By Chesney Hearst, Senior Contributing Reporter
RIO DE JANEIRO, BRAZIL – A Russian ban on many Western food imports opens the door for Brazil to benefit, as almost ninety Brazilian slaughterhouses have been approved to export beef, offal, pork and poultry to the country. This follows Russian Prime Minister Dmitry Medvedev’s announcement of a one-year ban on products from many countries including the United States, Canada, the European Union, Norway and Australia.
The import ban included meat, fish, milk and dairy, fruit, vegetables imports, and came in retaliation for sanctions placed on Russia from those countries, due to Russia’s policies in Ukraine.
Shortly after that announcement, the Brazilian Ministry of Agriculture, Livestock and Supply reported that Russia’s health service would allow imports from eighty-seven Brazilian meat, pork, poultry and offal exporters.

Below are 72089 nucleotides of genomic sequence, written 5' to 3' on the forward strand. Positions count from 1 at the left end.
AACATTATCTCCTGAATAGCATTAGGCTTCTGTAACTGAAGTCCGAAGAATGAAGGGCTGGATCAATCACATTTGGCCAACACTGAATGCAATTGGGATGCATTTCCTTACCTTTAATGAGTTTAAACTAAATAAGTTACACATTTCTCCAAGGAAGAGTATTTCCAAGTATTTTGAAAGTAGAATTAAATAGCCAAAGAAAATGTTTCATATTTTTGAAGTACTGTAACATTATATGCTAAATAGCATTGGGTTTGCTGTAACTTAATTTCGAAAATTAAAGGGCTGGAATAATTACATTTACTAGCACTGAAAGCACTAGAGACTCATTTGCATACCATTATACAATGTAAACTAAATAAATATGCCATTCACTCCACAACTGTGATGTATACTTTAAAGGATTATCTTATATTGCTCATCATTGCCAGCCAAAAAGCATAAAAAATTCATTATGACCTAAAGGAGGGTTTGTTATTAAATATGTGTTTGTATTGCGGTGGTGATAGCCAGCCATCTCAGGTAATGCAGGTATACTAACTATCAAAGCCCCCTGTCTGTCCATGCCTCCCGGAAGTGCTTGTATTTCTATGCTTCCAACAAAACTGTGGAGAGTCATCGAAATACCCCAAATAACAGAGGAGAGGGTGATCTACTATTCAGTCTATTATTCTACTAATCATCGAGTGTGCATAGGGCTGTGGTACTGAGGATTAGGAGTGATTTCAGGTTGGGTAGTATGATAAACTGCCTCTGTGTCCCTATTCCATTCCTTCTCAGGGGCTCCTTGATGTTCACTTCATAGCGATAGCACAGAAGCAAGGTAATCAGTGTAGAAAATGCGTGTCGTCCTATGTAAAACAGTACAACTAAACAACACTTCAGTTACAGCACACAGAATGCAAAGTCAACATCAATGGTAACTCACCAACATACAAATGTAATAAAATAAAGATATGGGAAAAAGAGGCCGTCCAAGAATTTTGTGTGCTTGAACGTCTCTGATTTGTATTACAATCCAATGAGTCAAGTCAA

“Brazil has to consolidate this moment, we can not yet count it as a victory, but we know that this is an important step,” Minister of Agriculture Neri Geller cautiously told G1, adding; “We are now able to show to the world that our [health safeguards] are working.”
Brazil had previously faced trade issues with Russia when the country, beginning in 2011, banned Brazilian meat produced in the states of Rio Grande do Sul, Paraná and Mato Gross due to the addition of the growth-promoting drug, ractopamine to the cattle’s feed.
In December of 2012, Brazilian President Dilma Rousseff met with Medvedev in Moscow, for talks to strengthen trade relations between the two countries. Following the recent World Cup, Rousseff also welcomed Russian President Vladimir Putin, signing several bilateral trade agreements that will reportedly generate annual trade of up to US$10 billion between Brazil and Russia.
In 2013, 303 tonnes of Brazilian beef was exported to Russia, generating the equivalent of US$1.2 billion in revenue and making it second largest buyer of Brazilian beef after Hong Kong.
Of the recently approved export plants, 27 are beef slaughterhouses, 27 are chicken, 31 are offal, four are pork and two dairy plants await official approval.
Seneri Paludo, Secretary for Agricultural Policy in the Ministry of Agriculture, Livestock and Supply said the approval of the exports opens “a great window of opportunities for Brazil” in the Russian market.
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